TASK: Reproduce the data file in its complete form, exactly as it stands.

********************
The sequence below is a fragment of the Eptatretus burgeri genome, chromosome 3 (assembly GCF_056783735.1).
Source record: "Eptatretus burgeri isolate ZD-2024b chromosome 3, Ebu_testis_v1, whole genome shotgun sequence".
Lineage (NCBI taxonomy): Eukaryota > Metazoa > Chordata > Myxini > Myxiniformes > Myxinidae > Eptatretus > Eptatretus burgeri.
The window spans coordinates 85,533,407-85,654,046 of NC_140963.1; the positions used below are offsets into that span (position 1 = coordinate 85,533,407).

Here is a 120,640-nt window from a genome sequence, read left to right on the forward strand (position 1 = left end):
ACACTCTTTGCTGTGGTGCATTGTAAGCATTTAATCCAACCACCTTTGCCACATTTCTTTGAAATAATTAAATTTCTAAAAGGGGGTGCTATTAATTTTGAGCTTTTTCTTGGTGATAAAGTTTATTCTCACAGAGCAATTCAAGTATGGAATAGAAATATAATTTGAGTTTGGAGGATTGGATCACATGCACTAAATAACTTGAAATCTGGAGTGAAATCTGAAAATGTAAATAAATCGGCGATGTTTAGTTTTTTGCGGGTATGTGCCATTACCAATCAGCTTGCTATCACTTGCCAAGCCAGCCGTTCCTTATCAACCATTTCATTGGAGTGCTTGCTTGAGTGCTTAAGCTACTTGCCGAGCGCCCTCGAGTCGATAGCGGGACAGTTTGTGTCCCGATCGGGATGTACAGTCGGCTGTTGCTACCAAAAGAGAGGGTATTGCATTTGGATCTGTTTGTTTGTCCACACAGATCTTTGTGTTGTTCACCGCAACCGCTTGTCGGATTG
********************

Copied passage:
The sequence below is a fragment of the Eptatretus burgeri genome, chromosome 3 (assembly GCF_056783735.1).
Source record: "Eptatretus burgeri isolate ZD-2024b chromosome 3, Ebu_testis_v1, whole genome shotgun sequence".
Lineage (NCBI taxonomy): Eukaryota > Metazoa > Chordata > Myxini > Myxiniformes > Myxinidae > Eptatretus > Eptatretus burgeri.
The window spans coordinates 85,533,407-85,654,046 of NC_140963.1; the positions used below are offsets into that span (position 1 = coordinate 85,533,407).

Here is a 120,640-nt window from a genome sequence, read left to right on the forward strand (position 1 = left end):
ACACTCTTTGCTGTGGTGCATTGTAAGCATTTAATCCAACCACCTTTGCCACATTTCTTTGAAATAATTAAATTTCTAAAAGGGGGTGCTATTAATTTTGAGCTTTTTCTTGGTGATAAAGTTTATTCTCACAGAGCAATTCAAGTATGGAATAGAAATATAATTTGAGTTTGGAGGATTGGATCACATGCACTAAATAACTTGAAATCTGGAGTGAAATCTGAAAATGTAAATAAATCGGCGATGTTTAGTTTTTTGCGGGTATGTGCCATTACCAATCAGCTTGCTATCACTTGCCAAGCCAGCCGTTCCTTATCAACCATTTCATTGGAGTGCTTGCTTGAGTGCTTAAGCTACTTGCCGAGCGCCCTCGAGTCGATAGCGGGACAGTTTGTGTCCCGATCGGGATGTACAGTCGGCTGTTGCTACCAAAAGAGAGGGTATTGCATTTGGATCTGTTTGTTTGTCCACACAGATCTTTGTGTTGTTCACCGCAACCGCTTGTCGGATTG